San Francisco and Los Angeles played many telegraph matches before the increasing popularity of the automobile made face to face North-South matches in central locations like San Luis Obispo or Fresno feasible.

John Blackstone, and Eduardo Bauza Mercere later, uncovered several games from the 1915 and 1916 matches that include many well-known names in Mechanics’ Institute Chess Club history including the famous problem composer and chess master A.J. Fink, the first M.I. Chess Club Director (Arthur Stamer) and E. J. Clarke, who had a long-running chess column in the San Francisco Chronicle.

Queen’s Gambit D37
Marcus Woodward–A.J. Fink
San Francisco v. Los Angeles Telegraph Match 1915

1. d4 d5 2. c4 e6 3. a3 Nf6 4. Nf3 Be7 5. Nc3 O-O 6. e3 c5 7. dxc5 Bxc5 8. b4 Be7 9. Bb2 a5 10. cxd5 axb4 11. axb4 Rxa1 12. Qxa1 Bxb4 13. dxe6 Ne4 14. exf7+ Kh8 15. Bc4 Qf6 16. O-O Bxc3 17. Qa3 Nd7 18. Nd4 Bxb2 19. Qxb2 Nd6 20. Ba2 Nxf7 21. Bb1 Nde5 22. Qc2 g6 23. f4 Ng4 24. Qc3 Bd7 25. Qb4 Nd8 26. h3 Nh6 27. g4 Ng8 28. e4 Nc6 29. Nxc6 Bxc6 30. g5 Qg7 31. h4 Rd8 32. f5 gxf5 33. Rxf5 Qd4+ 34. Qxd4+ Rxd4 35. Kf2 Rb4 36. Bd3 Bxe4 37. Bxe4 Rxe4 38. h5 Kg7 39. Rb5 Re7 40. Rb6 Rd7 41. h6+ Kf7 42. g6+ hxg6 43. h7 Kg7 44. hxg8=Q+ Kxg8 45. Rxg6+ Kf7 ½–½

Source: Sunday Oregonian, January 23, 1916

QGD Semi-Slav D45
Marcus Woodward–Arthur Stamer
San Francisco v. Los Angeles Telegraph Match 1916

1. d4 d5 2. Nf3 Nf6 3. e3 e6 4. c4 c6 5. Nc3 Bd6 6. Qc2 Nbd7 7. e4 dxe4 8. Nxe4 Nxe4 9. Qxe4 Nf6 10. Qc2 O-O 11. a3 Re8 12. Bd3 e5 13. dxe5 Bg4 14. O-O Bxe5 15. Nxe5 Rxe5 16. b4 h6 17. Bb2 Re8 18. f3 Be6 19. Rad1 Qe7 20. Qc3 a5 21. Rfe1 axb4 22. axb4 Red8 23. f4 Qc7 24. f5 Bd7 25. Rf1 Ra2 26. Rf3 c5 27. Rg3 Qb6 28. Qxf6 1–0

Source: Los Angeles Times, September 10, 1916

QGD Slav D15
Ernest Clarke–Robert Griffith
San Francisco v. Los Angeles Telegraph Match 1916

1. d4 d5 2. Nf3 Nf6 3. c4 c6 4. Nc3 Bf5 5. Qb3 b6 6. Bf4 e6 7. e3 Bd6 8. Ne5 O-O 9. Be2 dxc4 10. Qxc4 Nd5 11. Bg3 Nb4 12. e4 Nc2+ 13. Kd2 b5 14. Qd3 Nb4 15. Qe3 Bc5 16. Kc1 Bxd4 17. Qd2 Bxe5 18. Qxd8 Rxd8 19. Bxe5 Bg6 20. h4 f6 21. Bg3 N8a6 22. h5 Bf7 23. a3 Nd3+ 24. Kc2 Ndc5 25. b4 Nd7 26. Rad1 e5 27. Rd6 Rac8 28. Rhd1 Nab8 29. Bg4 Be8 30. Kb2 c5 31. Nxb5 cxb4 32. axb4 a6 33. Nc3 Kf8 34. f4 ½–½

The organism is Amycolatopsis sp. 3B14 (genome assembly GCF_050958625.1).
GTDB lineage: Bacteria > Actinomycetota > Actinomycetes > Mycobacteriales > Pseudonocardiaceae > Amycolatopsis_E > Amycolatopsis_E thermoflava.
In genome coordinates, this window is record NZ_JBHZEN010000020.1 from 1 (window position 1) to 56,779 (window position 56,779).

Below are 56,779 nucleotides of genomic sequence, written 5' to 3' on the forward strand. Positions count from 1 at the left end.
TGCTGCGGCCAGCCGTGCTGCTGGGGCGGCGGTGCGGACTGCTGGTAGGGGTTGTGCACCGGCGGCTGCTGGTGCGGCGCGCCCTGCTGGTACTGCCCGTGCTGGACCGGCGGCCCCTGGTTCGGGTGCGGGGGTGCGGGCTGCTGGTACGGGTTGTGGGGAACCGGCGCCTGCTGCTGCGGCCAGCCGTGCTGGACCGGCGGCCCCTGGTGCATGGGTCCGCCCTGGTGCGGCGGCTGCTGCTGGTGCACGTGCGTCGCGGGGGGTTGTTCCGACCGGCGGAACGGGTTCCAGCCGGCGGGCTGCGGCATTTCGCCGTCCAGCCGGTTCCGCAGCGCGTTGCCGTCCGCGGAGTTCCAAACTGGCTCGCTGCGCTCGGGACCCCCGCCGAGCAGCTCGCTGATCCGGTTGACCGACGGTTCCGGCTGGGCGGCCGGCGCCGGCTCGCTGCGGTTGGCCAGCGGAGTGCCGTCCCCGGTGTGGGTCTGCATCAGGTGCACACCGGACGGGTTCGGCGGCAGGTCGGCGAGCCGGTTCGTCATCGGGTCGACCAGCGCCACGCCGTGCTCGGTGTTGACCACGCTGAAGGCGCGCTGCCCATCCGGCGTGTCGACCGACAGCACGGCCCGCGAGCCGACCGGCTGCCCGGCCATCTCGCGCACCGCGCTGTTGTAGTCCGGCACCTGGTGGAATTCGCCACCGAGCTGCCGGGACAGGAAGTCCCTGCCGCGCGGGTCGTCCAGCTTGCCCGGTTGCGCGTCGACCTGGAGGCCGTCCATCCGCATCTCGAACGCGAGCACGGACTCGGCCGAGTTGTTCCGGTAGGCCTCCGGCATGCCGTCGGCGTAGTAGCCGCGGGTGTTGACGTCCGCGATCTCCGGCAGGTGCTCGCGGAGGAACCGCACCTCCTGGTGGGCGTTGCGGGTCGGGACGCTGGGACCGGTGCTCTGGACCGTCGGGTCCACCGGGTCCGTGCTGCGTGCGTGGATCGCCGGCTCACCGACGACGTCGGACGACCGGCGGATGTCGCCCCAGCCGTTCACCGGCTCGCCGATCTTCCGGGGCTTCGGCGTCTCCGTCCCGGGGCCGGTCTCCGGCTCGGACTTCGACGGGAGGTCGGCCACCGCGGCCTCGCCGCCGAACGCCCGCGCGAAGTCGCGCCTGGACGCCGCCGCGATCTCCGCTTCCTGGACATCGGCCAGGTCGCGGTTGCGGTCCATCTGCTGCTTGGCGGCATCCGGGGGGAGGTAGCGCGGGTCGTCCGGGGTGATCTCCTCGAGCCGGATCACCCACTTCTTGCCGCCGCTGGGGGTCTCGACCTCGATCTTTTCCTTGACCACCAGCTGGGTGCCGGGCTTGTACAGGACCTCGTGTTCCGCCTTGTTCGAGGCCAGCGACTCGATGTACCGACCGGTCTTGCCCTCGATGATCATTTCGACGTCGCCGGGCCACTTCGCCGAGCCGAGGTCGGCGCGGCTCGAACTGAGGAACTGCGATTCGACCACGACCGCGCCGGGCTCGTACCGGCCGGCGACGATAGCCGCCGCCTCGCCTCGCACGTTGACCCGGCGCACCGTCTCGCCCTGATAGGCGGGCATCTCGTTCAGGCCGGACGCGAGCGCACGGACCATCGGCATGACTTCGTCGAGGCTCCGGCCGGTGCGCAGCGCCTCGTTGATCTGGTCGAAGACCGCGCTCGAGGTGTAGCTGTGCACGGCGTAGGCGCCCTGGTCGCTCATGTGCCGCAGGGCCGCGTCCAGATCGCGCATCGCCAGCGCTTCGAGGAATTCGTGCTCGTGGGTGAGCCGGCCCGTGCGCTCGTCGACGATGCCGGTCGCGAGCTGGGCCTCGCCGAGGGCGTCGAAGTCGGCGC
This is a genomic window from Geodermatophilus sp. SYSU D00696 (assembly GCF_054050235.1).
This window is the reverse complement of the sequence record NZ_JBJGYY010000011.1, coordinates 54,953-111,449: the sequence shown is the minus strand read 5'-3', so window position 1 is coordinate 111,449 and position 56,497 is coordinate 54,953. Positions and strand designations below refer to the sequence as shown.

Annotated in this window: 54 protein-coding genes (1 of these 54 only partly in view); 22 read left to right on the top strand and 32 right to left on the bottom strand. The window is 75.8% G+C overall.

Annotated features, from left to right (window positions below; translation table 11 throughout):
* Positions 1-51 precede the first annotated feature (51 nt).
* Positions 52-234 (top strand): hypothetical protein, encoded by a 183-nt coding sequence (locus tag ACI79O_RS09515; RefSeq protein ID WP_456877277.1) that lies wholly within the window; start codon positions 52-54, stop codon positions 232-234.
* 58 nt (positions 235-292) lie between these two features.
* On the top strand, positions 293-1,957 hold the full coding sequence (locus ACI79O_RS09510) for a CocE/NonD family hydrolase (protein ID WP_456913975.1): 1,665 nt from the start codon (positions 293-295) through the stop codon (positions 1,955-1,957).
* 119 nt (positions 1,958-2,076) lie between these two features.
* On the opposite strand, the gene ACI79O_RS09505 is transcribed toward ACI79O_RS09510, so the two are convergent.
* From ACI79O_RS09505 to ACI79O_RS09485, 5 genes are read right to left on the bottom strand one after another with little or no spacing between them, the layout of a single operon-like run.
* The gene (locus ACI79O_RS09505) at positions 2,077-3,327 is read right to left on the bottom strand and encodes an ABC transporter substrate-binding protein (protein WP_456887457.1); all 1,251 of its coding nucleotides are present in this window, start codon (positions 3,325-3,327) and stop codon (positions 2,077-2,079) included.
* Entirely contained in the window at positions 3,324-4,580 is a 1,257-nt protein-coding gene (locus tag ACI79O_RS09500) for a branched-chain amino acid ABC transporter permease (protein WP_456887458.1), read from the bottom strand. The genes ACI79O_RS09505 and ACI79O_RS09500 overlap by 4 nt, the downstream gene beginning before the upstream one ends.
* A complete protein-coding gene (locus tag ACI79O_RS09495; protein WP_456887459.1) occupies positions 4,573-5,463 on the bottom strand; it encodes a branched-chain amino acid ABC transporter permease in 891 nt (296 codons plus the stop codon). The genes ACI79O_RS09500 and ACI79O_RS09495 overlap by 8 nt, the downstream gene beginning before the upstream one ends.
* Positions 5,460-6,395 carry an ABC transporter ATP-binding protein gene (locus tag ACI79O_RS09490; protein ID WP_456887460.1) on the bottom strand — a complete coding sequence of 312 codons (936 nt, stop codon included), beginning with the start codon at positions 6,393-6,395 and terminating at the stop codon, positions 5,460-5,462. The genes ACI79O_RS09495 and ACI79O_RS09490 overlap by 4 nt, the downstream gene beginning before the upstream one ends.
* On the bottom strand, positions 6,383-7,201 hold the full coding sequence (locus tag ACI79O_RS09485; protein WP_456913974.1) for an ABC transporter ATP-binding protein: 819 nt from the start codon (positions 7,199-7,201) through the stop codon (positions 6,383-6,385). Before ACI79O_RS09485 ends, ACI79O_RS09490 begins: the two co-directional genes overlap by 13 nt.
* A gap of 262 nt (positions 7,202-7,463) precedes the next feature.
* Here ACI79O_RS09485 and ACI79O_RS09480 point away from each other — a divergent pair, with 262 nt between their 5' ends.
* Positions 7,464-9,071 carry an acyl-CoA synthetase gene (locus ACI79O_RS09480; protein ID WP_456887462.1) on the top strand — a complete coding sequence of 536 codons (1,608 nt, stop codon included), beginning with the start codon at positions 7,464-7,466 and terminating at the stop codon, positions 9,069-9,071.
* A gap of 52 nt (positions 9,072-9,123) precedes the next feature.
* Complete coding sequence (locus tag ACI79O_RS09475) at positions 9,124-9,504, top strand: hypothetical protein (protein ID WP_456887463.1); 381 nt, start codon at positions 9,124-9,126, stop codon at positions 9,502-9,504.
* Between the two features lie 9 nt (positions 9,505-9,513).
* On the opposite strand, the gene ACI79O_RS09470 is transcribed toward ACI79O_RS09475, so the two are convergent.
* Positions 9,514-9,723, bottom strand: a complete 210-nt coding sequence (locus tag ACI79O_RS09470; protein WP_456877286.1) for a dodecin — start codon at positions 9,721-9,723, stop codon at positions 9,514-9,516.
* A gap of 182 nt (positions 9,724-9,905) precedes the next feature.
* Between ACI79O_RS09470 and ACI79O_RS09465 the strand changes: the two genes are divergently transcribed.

Source: American Chess Bulletin,11/1916, p. 216

Evans Gambit C51
Stasch Mlotkowski–Elmer Gruer
San Francisco v. Los Angeles Telegraph Match 1916

1. e4 e5 2. Nf3 Nc6 3. Bc4 Bc5 4. b4 Bb6 5. b5 Na5 6. Nxe5 Nh6 7. d4 d6 8. Bxh6 gxh6 9. Nxf7 Qf6 10. Nxh8 Nxc4 11. c3 Be6 12. O-O O-O-O 13. a4 Rxh8 14. Nd2 Nxd2 15. Qxd2 Ba5 16. f4 Rg8 17. f5 Bc4 18. Rf2 Re8 19. Qe3 Bd5 20. Rf4 Qg5 21. h4 Qf6 22. Qd3 Bf7 23. g3 Rg8 24. Kh2 h5 25. Rd1 Rd8 26. Qe3 Re8 27. Re1 Qe7 28. e5 dxe5 29. dxe5 Bb6 30. Qe4 Rf8 31. e6 Be8 32. Kh3 c6 33. c4 Bc7 34. Rf3 Qf6 35. Qe3 Rg8 36. Qxa7 ½–½

Source: American Chess Bulletin, 11/1916, p. 217

Ruy Lopez C80
Gerald Branch–Everett Perry
San Francisco v. Los Angeles Telegraph Match 1916

1. e4 e5 2. Nf3 Nc6 3. Bb5 a6 4. Ba4 Nf6 5. O-O Nxe4 6. d4 b5 7. Bb3 d5 8. dxe5 Be6 9. Nbd2 Nc5 10. Re1 Be7 11. c3 Nxb3 12. Nxb3 O-O 13. Nbd4 Nxd4 14. Nxd4 Qd7 15. Qf3 c5 16. Nxe6 fxe6 17. Qg4 c4 18. Be3 Rf5 19. Rad1 Raf8 20. f4 Qc6 21. g3 Bc5 22. Bd4 Bxd4+ 23. Rxd4 a5 24. Qd1 R5f7 25. Qc2 Rb7 26. Rd2 Rfb8 27. Kg2 b4 28. h4 b3 29. axb3 Rxb3 30. Qb1 d4+ 31. Qe4 Qxe4+ 32. Rxe4 dxc3 33. bxc3 Rxc3 34. Ra2 h5 35. Rxa5 Rb2+ 36. Kf1 Rf3+ 37. Ke1 Rxg3 38. Re2 c3 39. Ra2 Rxa2 40. Rxa2 Kf7 41. Kf2 Rh3 42. Ra7+ Kg6 43. Rc7 0–1

Source: American Chess Bulletin, 11/1916, p. 217

Ruy Lopez C75
Gibbs–A.J. Fink
San Francisco v. Los Angeles Telegraph Match 1916

1. e4 e5 2. Nf3 Nc6 3. Bb5 a6 4. Ba4 d6 5. c3 Bd7 6. O-O Be7 7. d4 Bf6 8. Be3 Nge7 9. Nbd2 O-O 10. d5 Nb8 11. Bc2 Kh8 12. Ne1 Ng6 13. Qh5 Qe7 14. Rd1 a5 15. f4 Nxf4 16. Bxf4 exf4 17. Rxf4 g6 18. Qe2 Be5 19. Rf2 Bc8 20. Qc4 Bg4 21. Ndf3 Bf4 22. h3 Bc8 23. Qd4+ f6 24. Nh2 Be5 25. Qc4 b6 26. b4 axb4 27. cxb4 Ra7 28. Nd3 b5 29. Qxb5 Bd4 30. Qc4 Bxf2+ 31. Nxf2 Nd7 32. Nhg4 Ne5 33. Nxe5 fxe5 34. a4 Qh4 35. Rf1 Qf4 36. b5 Bd7 37. Bd3 Qe3 38. Bc2 Rf7 39. Qd3 Qb6 40. Qg3 Ra8 41. Re1 Raf8 42. Re2 Qd4 43. Qh4 Qa1+ ½–½

Source: American Chess Bulletin, 11/1916, p. 217

4) This is the end

This one is from a game.

Black to move

Those advanced black pawns look dangerous, but White has both promotion squares covered. How should Black proceed?

Show solution